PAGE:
At last week’s American Numismatic Association World’s Fair of Money in Rosemont, Ill., I was able to gather many more details on the evolution of the Minnesota coin dealer registration law that became effective July 1.
Apparently, Minnesota was the base of operations for several marketers of different kinds of collectibles at prices that were much higher than those quoted by other dealers. Some of the selling practices by these companies were close to or exceeded the limits of what was legal. Some of these marketers sold numismatic products. In order to obtain products to sell, these numismatic marketers purchased inventory from other coin dealers. Some coin dealers who provided the inventory were aware of the marketing practices of these firms.
A reporter for the Minneapolis Star Tribune compiled an investigative report on some of these marketers, but apparently focused only on the ones selling numismatic products. During the course of the investigation, coin dealers across the country were interviewed. At the ANA show, multiple dealers who were interviewed told me that the reporter’s attitude was that “coin dealer” and “crook” were one and the same, that the reporter was interested only in attacking all marketing of numismatic items, and that none of the information provided in interviews that defended legitimate industry practices were included in the published newspaper stories.
The published articles, therefore, attacked the entire numismatic industry. This information sparked the Minnesota attorney general to do something. That turned out to be the recently effected coin dealer registration law.
Repeated surveys in Minnesota report a high approval for this new law, with almost none of the public aware of the deceptions used to create the impetus for the law to be enacted.
In establishing this law, the Minnesota government has not addressed the overall problem of aggressive marketers selling a variety of non-numismatic collectibles at non-competitive prices. Further, it is hard to see how a single coin dealer who barely makes $5,000 of retail sales annually of covered coins containing gold or silver could be operating a huge nationwide deceptive marketing program. Yet, it is these dealers who are suffering most under the new law. Marketers selling at high prices relative to the wholesale market can much more easily afford 1) the cost of all the background checks, 2) bonding of staffs, and 3) the extra paperwork required to register with the Minnesota Department of Commerce and then sell coins to Minnesota retail customers.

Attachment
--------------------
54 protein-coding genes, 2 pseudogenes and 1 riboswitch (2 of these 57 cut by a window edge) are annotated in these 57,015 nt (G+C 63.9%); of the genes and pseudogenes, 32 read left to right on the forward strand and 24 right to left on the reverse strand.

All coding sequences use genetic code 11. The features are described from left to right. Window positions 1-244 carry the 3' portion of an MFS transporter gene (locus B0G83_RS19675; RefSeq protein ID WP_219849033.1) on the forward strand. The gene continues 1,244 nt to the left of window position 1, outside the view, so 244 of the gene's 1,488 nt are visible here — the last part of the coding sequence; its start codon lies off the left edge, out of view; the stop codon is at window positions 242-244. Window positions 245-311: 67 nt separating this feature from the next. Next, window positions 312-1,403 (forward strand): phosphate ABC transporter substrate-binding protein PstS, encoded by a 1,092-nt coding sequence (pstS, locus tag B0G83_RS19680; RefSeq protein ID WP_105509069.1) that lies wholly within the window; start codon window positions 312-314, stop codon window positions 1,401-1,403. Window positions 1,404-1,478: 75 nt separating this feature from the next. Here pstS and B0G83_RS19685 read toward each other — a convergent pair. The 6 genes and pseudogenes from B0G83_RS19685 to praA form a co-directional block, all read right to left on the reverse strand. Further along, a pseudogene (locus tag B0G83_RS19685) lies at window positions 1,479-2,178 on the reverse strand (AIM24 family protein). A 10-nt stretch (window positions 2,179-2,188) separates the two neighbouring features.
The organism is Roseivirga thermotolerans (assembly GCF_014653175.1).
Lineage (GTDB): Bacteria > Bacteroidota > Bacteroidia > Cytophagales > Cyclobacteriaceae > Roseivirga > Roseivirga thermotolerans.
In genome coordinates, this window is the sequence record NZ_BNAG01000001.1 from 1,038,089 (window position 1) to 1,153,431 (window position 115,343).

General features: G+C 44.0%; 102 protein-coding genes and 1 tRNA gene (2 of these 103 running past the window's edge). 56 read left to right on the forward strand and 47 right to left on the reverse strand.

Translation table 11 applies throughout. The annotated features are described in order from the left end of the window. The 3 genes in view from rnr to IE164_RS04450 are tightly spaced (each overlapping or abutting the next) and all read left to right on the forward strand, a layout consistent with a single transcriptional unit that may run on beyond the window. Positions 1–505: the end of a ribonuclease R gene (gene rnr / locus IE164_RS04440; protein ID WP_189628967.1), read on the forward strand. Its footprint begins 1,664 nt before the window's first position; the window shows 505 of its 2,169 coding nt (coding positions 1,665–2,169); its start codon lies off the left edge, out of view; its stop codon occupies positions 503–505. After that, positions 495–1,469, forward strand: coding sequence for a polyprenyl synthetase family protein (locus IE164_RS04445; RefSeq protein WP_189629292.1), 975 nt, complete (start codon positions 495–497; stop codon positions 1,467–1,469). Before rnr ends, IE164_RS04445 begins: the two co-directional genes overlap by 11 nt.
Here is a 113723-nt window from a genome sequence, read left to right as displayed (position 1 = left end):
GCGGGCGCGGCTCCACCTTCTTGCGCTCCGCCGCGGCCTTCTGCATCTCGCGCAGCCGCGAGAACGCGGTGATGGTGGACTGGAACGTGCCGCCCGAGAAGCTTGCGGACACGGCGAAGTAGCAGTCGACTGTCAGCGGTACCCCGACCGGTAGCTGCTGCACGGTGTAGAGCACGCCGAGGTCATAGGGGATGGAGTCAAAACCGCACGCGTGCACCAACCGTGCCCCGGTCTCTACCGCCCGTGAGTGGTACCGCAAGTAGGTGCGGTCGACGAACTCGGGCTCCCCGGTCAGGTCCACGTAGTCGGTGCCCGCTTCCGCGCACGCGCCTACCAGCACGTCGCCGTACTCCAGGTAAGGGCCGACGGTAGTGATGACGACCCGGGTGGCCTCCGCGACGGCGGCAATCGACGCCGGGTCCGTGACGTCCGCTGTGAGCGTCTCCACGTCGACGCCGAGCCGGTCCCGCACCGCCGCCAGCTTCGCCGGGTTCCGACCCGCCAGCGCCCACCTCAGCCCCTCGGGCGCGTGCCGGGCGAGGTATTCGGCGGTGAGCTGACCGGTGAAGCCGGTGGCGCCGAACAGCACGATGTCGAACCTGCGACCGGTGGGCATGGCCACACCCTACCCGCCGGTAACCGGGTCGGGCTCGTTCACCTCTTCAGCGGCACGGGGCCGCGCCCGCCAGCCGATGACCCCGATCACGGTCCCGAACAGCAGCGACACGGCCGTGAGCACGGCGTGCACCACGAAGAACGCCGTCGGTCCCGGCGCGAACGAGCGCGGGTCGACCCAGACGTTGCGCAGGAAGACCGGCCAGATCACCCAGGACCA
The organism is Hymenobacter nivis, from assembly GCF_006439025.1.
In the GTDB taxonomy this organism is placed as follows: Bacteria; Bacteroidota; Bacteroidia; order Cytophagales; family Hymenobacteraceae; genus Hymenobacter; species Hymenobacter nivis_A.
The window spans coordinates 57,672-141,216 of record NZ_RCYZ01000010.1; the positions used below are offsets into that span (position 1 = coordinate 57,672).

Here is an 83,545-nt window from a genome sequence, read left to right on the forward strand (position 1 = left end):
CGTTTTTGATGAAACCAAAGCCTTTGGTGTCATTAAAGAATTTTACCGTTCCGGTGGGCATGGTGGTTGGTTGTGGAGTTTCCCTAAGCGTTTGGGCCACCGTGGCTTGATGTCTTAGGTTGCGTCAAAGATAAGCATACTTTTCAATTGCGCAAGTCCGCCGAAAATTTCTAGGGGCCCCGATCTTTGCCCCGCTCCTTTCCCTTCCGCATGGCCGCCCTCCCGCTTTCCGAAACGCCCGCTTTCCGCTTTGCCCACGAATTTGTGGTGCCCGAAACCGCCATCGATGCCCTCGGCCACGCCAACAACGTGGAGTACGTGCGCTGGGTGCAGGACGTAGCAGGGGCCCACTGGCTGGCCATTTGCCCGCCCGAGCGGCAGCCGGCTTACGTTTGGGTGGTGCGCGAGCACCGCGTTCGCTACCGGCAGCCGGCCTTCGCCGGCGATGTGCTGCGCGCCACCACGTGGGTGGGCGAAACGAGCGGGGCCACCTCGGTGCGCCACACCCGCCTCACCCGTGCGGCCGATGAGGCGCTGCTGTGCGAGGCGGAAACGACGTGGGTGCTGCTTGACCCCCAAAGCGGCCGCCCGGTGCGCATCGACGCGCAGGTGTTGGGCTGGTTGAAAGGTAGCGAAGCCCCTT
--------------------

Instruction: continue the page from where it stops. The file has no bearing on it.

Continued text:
Preliminary indications are that a high percentage of Minnesota coin dealers, perhaps as much as half of them, are closing their operations. One dealer predicted that the aggressive tactics used to hassle dealers attending coin shows in Minnesota will destroy all but two shows across the state. Since several of the shows that will cease provide financial support to local coin clubs, there is a good chance that several of these clubs will disappear.
As of the middle of last week, only five non-Minnesota coin dealers had registered with the Minnesota Department of Commerce to sell to retail customers in that state. I heard multiple complaints at the ANA that Minnesota collectors were turned away from doing business with many dealers, simply because of the state where they live.
To summarize, the new law does little to address the problem of Minnesota-based marketers of high-priced (relative to what most dealer charge) collectibles. It does serious harm to Minnesota and non-Minnesota dealers who are not engaged in the objectionable marketing practices. It is already reducing the options for Minnesota collectors to visit local coin shops, coin shows and to deal with out-of-state dealers. Ultimately, it is the general public in Minnesota that will suffer from the impact of the newly effective coin dealer law in that state.
Perhaps the scariest news is that legislators in another state, one of the most populous in the country, are already considering the adoption of this Minnesota law in that state. To protect the identity of my source, I will not identify this state. Unfortunately, there is a risk that, if the Minnesota law continues in its current form, this could be a precedent for similar laws in other states.
Patrick A. Heller was the American Numismatic Association 2012 Harry Forman Numismatic Dealer of the Year Award winner. He owns Liberty Coin Service in Lansing, Mich., and writes “Liberty’s Outlook,” a monthly newsletter on rare coins and precious metals subjects. Past newsletter issues can be viewed at http://www.libertycoinservice.com. Other commentaries are available at Coin Week (http://www.coinweek.com and http://www.coininfo.com). He also writes a bi-monthly column on collectibles for “The Greater Lansing Business Monthly” (http://www.lansingbusinessmonthly.com/articles/department-columns). His radio show “Things You ‘Know’ That Just Aren’t So, And Important News You Need To Know” can be heard at 8:45 a.m. Wednesday and Friday mornings on 1320-AM WILS in Lansing (which streams live and becomes part of the audio and text archives posted at http://www.1320wils.com).